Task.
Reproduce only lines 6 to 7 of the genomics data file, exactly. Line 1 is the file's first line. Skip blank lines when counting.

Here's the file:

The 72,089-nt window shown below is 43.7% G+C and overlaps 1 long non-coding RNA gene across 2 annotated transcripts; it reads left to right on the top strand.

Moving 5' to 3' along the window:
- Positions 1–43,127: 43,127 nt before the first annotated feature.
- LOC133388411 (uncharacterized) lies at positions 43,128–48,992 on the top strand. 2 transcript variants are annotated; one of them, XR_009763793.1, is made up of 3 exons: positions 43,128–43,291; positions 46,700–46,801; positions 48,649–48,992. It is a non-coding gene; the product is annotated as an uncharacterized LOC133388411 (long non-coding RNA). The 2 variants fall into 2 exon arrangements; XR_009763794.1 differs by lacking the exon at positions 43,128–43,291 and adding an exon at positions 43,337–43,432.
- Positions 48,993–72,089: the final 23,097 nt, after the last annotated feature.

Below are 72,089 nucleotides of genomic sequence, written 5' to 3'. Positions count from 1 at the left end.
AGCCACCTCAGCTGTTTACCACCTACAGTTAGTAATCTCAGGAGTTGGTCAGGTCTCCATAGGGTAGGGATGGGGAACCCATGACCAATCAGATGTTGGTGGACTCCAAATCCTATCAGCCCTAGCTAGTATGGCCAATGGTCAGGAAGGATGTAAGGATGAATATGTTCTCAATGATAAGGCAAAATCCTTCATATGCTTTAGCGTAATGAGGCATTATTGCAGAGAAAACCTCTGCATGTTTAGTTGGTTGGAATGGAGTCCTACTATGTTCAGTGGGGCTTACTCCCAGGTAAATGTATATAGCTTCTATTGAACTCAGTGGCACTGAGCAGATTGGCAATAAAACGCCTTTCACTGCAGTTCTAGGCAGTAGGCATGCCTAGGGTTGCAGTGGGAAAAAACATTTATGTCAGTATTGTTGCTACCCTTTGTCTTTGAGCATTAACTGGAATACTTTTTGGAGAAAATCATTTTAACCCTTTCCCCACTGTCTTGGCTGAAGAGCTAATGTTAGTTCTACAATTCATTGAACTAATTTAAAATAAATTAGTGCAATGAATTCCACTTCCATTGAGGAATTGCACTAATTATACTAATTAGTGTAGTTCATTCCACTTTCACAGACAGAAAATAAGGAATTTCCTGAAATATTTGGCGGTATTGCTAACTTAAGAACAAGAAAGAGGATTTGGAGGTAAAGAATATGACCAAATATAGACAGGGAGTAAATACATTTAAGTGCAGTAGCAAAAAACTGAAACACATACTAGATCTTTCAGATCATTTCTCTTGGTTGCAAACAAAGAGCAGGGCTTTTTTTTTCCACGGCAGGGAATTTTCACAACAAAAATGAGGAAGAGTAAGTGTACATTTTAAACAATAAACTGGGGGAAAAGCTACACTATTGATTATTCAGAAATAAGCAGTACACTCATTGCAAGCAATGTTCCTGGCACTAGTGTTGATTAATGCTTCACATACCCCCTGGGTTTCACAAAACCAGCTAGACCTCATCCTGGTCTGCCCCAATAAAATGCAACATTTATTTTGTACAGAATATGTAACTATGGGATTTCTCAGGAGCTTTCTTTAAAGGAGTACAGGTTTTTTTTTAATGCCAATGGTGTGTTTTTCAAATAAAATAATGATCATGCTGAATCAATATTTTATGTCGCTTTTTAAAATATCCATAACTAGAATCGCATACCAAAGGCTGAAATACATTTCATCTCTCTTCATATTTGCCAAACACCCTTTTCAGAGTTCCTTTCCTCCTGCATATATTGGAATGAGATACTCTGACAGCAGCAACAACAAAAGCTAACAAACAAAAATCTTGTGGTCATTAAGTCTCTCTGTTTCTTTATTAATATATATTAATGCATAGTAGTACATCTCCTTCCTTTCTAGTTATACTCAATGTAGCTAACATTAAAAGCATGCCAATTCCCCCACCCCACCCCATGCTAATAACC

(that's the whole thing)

Below are 72,089 nucleotides of genomic sequence, written 5' to 3'. Positions count from 1 at the left end.
AGCCACCTCAGCTGTTTACCACCTACAGTTAGTAATCTCAGGAGTTGGTCAGGTCTCCATAGGGTAGGGATGGGGAACCCATGACCAATCAGATGTTGGTGGACTCCAAATCCTATCAGCCCTAGCTAGTATGGCCAATGGTCAGGAAGGATGTAAGGATGAATATGTTCTCAATGATAAGGCAAAATCCTTCATATGCTTTAGCGTAATGAGGCATTATTGCAGAGAAAACCTCTGCATGTTTAGTTGGTTGGAATGGAGTCCTACTATGTTCAGTGGGGCTTACTCCCAGGTAAATGTATATAGCTTCTATTGAACTCAGTGGCACTGAGCAGATTGGCAATAAAACGCCTTTCACTGCAGTTCTAGGCAGTAGGCATGCCTAGGGTTGCAGTGGGAAAAAACATTTATGTCAGTATTGTTGCTACCCTTTGTCTTTGAGCATTAACTGGAATACTTTTTGGAGAAAATCATTTTAACCCTTTCCCCACTGTCTTGGCTGAAGAGCTAATGTTAGTTCTACAATTCATTGAACTAATTTAAAATAAATTAGTGCAATGAATTCCACTTCCATTGAGGAATTGCACTAATTATACTAATTAGTGTAGTTCATTCCACTTTCACAGACAGAAAATAAGGAATTTCCTGAAATATTTGGCGGTATTGCTAACTTAAGAACAAGAAAGAGGATTTGGAGGTAAAGAATATGACCAAATATAGACAGGGAGTAAATACATTTAAGTGCAGTAGCAAAAAACTGAAACACATACTAGATCTTTCAGATCATTTCTCTTGGTTGCAAACAAAGAGCAGGGCTTTTTTTTTCCACGGCAGGGAATTTTCACAACAAAAATGAGGAAGAGTAAGTGTACATTTTAAACAATAAACTGGGGGAAAAGCTACACTATTGATTATTCAGAAATAAGCAGTACACTCATTGCAAGCAATGTTCCTGGCACTAGTGTTGATTAATGCTTCACATACCCCCTGGGTTTCACAAAACCAGCTAGACCTCATCCTGGTCTGCCCCAATAAAATGCAACATTTATTTTGTACAGAATATGTAACTATGGGATTTCTCAGGAGCTTTCTTTAAAGGAGTACAGGTTTTTTTTTAATGCCAATGGTGTGTTTTTCAAATAAAATAATGATCATGCTGAATCAATATTTTATGTCGCTTTTTAAAATATCCATAACTAGAATCGCATACCAAAGGCTGAAATACATTTCATCTCTCTTCATATTTGCCAAACACCCTTTTCAGAGTTCCTTTCCTCCTGCATATATTGGAATGAGATACTCTGACAGCAGCAACAACAAAAGCTAACAAACAAAAATCTTGTGGTCATTAAGTCTCTCTGTTTCTTTATTAATATATATTAATGCATAGTAGTACATCTCCTTCCTTTCTAGTTATACTCAATGTAGCTAACATTAAAAGCATGCCAATTCCCCCACCCCACCCCATGCTAATAACC